Google faces a class-action lawsuit over un-delivered Stadia promises

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Cloud gaming comes with its fair share of troubles, and it seems that the gamers are still not up to the task of completely replacing their consoles with cloud gaming devices. Still, the pursuers of the technology firmly believe that once 5G becomes globalized, the true potential of cloud gaming will emerge.

Google is one such believer, and we all know how much the company is investing in the development of Stadia, its cloud gaming solution. In early 2019, Google vowed to deliver native 4K gaming, an array of innovative features, original games, and things like negative latency.

Recently, the company released the State Share feature, which gave hope to the fans that the promises made by the Android maker will indeed come true. But, now it seems that it is doubtful to happen anytime soon.


While we all are quite unhappy with the delay and can only wait in agony, it seems that someone decided to take matters into their own hands. According to fresh sources, Jacqueline Shepherd has filed a class-action lawsuit in Queens County, New York, which primarily focuses on Google’s pre-release promises that “Stadia is more powerful than both Xbox One X and PlayStation 4 Pro combined […] [and will] provide ultra-fast, high quality, 4k 60 frames per second (“FPS”) resolution gaming.”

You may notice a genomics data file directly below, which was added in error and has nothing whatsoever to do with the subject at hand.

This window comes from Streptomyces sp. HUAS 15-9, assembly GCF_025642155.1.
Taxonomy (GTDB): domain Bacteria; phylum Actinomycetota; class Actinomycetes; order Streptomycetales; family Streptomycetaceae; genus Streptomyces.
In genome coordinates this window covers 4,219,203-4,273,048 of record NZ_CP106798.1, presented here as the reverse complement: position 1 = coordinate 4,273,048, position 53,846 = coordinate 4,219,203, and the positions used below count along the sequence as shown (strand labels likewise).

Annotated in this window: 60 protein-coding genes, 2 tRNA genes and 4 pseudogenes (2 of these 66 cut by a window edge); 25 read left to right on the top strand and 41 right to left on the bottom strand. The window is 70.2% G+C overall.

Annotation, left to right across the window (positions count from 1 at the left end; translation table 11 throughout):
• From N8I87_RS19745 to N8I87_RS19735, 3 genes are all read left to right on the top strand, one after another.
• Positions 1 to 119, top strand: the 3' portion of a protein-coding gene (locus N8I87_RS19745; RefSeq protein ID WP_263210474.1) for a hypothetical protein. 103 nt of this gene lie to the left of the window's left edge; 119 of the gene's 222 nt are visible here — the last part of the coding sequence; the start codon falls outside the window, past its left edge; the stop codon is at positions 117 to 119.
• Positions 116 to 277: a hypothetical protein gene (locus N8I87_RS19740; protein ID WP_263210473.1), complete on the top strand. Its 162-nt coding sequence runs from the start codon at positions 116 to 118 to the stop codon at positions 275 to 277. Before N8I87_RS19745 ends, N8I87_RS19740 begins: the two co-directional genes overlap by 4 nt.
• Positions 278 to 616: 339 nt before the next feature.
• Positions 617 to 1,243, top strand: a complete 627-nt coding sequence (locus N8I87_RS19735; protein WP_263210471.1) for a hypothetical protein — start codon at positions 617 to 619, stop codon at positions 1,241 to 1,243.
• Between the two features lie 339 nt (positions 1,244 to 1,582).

Google did make some huge claims with its Stadia, and now those things have come to bite back at the company. According to sources, the Doom Eternal publishers id Software and Destiny 2 publisher Bungie are also singled out for making similar claims. The developer stated that both games would end up running at 1080p/60fps or upscaled 2160p/30fps on Stadia.

Reports also indicate that Google is also being accused of misrepresenting Stadia Founder’s Edition packages’ value, amongst other complaints in the lawsuit.

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The lawsuit covers anybody who purchased the Stadia Founder’s and Premier Editions or a Stadia Pro subscription between the launch of the service and the suit’s filing.

Google is heavily invested in Stadia, and it is doubtful that it will take the lawsuit lightly. But the road to success is still a long and perilous journey. Google has vowed to continue selling games and Stadia Pro subscriptions; it seems the focus going forward will be licensing their cloud gaming tech out to other publishers and developers.


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